Apple is believed to be working on an Apple Watch device able to monitor blood sugar levels noninvasively, a piece of technology that is regarded as the ‘Holy Grail’ for diabetes treatment.
CNBC first reported back in April how Apple had hired a small team of biomedical engineers to work at an Apple office in Palo Alto, California, as part of a secret initiative started by the late Steve Jobs, a man who many regard as a visionary for his dedication to developing technology designed to improve our lives.
Their goal is to develop a device fitted with highly sensitive sensors that can continuously and noninvasively monitor the wearer’s blood sugar levels for the purpose of tracking and treating diabetes, something that many life science businesses have unsuccessfully attempted to do in the past.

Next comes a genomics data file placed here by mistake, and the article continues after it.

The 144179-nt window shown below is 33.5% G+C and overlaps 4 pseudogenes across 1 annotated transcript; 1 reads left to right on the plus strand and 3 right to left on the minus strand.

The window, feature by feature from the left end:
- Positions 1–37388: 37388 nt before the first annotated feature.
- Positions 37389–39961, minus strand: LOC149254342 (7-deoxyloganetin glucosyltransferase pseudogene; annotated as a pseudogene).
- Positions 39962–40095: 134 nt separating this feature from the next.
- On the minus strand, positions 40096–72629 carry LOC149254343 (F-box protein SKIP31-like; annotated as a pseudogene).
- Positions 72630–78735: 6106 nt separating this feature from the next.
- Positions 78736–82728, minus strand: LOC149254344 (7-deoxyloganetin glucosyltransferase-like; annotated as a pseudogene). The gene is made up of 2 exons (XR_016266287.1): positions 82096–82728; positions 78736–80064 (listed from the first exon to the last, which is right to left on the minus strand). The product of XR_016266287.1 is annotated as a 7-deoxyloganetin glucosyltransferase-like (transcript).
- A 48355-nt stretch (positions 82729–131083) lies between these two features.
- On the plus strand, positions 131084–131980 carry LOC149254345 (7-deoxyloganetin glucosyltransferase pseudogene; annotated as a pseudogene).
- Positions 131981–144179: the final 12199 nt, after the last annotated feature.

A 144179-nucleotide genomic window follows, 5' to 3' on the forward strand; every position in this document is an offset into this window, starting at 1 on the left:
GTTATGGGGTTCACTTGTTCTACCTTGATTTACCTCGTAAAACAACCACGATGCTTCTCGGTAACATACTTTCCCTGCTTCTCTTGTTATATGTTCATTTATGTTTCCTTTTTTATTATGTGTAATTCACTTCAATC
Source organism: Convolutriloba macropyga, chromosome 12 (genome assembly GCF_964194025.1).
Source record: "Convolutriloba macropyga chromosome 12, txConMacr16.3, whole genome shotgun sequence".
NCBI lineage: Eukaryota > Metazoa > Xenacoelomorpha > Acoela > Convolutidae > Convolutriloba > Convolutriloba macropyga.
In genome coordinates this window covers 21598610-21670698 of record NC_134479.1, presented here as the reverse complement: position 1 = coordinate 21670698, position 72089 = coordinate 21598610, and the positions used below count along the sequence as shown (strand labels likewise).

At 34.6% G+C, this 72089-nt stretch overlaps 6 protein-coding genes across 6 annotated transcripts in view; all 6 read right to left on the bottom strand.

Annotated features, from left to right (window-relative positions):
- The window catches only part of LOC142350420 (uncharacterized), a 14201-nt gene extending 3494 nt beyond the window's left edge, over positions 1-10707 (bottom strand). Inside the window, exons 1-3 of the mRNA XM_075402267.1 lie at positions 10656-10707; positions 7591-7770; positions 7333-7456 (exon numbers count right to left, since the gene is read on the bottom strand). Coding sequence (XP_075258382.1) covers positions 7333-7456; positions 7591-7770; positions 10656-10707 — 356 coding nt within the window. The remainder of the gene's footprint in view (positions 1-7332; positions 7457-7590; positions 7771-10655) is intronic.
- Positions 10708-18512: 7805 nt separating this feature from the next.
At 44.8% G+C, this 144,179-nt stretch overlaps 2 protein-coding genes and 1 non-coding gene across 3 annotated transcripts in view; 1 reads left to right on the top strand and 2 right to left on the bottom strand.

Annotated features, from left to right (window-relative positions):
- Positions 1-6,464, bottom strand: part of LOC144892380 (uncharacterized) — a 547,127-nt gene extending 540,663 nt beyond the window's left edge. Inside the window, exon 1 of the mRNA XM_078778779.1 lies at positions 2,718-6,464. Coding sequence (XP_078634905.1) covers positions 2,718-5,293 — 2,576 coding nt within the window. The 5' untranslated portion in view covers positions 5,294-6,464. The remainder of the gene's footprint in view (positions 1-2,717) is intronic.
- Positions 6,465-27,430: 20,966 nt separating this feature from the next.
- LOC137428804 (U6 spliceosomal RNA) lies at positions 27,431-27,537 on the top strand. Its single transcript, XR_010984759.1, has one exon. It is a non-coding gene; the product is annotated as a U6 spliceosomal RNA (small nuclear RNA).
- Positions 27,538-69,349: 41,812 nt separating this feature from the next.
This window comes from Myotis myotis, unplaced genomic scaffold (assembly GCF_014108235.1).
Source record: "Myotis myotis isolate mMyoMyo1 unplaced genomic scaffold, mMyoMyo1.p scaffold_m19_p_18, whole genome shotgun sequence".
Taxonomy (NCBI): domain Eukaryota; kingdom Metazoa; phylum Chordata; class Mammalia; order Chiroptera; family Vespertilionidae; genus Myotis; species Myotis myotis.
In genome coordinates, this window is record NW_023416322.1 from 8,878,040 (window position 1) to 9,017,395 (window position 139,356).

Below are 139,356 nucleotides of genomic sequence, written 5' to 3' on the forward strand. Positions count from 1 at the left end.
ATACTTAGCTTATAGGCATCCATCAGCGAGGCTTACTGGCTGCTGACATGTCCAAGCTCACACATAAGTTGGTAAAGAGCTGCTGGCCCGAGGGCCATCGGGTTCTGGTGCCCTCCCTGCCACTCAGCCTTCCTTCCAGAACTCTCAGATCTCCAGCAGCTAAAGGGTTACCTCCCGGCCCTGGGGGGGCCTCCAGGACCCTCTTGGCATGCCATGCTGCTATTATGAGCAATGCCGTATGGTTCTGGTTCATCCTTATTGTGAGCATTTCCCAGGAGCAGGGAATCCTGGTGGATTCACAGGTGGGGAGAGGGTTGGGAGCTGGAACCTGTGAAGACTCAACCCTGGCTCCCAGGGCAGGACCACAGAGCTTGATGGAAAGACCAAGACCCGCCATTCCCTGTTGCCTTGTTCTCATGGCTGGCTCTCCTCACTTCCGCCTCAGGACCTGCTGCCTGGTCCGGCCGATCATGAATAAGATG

However, it appears that Apple is succeeding where others have failed as Apple CEO Tim Cook was spotted last week test-driving a blood sugar monitoring device connected to his personal Apple Watch.
The device is likely an early prototype but indicates the company is making good progress into what would ultimately be a device that could benefit millions of diabetics across the world.
Cook spoke about the difficulties people with diabetes face every day back in February while receiving an honorary degree from the University of Glasgow:
“It’s mentally anguishing to stick yourself many times a day to check your blood sugar. There is lots of hope out there that if someone has constant knowledge of what they’re eating, they can instantly know what causes the response… and that they can adjust well before they become diabetic.”
A non-invasive blood sugar monitor could revolutionise healthcare in a similar manner to how the iPod affected the music industry when it first came out, so hopefully Apple is close to completing the device.